The secondary reason is the hip pack’s tendency to bounce or, worst case, work its way around 180 degrees on steep, rocky descents. The solution is to wear the pack higher and tighter, but I don’t want to wear a corset on a long climb. Evoc’s Venti Flap adjustment allows for a quick switch between slightly tighter and slightly looser, but this is more about airflow than repositioning the pack itself. And this all relates back to the fact we’re talking about bladder-equipped hip packs here. Once you put 1.5 liters of water in the center of a bag along with who knows what else, you’re just about at the limit of what you want on your waist, and keeping that weight stable but comfortable is not an easy feat.
But nearly every other aspect of the hip pack couldn’t be easier. This’ll be quick because you probably don’t need to be sold on hip packs. Whenever I have to switch to a traditional backpack, I remember how often I’ll twist a hip pack around to look for something in its main compartment. It’s possible to do something similar with a backpack, but I wouldn’t call it convenient. And then there are the side pockets, which have been getting refreshingly more spacious over the years. With some careful organizing, even a mid-sized hip pack can handle an all-day ride. That pairs well with the cool comfort of having nothing on your back and shoulders. Again, all stuff you already know, but worth pointing out because it’s also all stuff that a hydration vest can never offer.
That was my frame of mind when weighing whether or not to even acknowledge the existence of hydration vests. I just wasn’t sold on the concept. The negatives seemed to outweigh the positives. But you never know until you try, so I tried. And it turns out this is a little more complicated than I thought it would be. I was right about a few things, but wrong about more.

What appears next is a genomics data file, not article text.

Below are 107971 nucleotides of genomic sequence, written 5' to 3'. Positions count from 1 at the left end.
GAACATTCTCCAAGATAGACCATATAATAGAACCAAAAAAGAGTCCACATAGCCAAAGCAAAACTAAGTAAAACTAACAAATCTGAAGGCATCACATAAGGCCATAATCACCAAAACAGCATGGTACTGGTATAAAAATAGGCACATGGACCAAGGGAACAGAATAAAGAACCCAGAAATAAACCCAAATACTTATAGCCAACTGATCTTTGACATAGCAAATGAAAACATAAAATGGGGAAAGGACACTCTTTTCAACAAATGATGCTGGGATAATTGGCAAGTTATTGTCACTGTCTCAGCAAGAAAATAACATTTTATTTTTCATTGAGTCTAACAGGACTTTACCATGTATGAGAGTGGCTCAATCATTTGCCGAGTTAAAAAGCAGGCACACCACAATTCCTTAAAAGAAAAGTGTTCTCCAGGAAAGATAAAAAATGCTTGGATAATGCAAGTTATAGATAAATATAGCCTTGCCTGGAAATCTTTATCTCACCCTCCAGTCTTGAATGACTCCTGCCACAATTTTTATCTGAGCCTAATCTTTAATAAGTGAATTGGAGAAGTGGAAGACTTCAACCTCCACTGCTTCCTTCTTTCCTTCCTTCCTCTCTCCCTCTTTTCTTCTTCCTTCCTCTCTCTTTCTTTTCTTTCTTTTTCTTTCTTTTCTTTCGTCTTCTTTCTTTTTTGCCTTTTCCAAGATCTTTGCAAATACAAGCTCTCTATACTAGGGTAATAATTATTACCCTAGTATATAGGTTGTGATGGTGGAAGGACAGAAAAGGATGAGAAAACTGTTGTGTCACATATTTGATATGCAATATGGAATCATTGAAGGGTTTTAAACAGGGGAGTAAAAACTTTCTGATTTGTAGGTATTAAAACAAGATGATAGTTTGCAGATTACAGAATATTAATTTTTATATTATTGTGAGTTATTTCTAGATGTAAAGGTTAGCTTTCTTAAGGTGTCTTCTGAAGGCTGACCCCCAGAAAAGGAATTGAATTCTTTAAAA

I was right that the Hydro Pro vest feels like a backpack. A far smaller and lighter one, but still, I never forgot that there was something over my shoulders and on my back. It’s not as if I would forget that I’m wearing a hip pack when it’s filled with 50 ounces of water, but there’s something about having the weight down low, away from my neck, head and ears that makes a hip pack feel less invasive. On long rides with the Hydro Pro vest, I felt some of the patchy numbing in my hands that sometimes creeps in if I’m not shifting my body position often enough. To be honest, though, a set of too-tight bib shorts can sometimes do the same thing. In a way, the pressure the pack put on my shoulders seemed to get partially absorbed into the pressure from my bibs.But my jersey wasn’t able to flutter in the wind, which was probably the most liberating part of my first ride with a hip pack.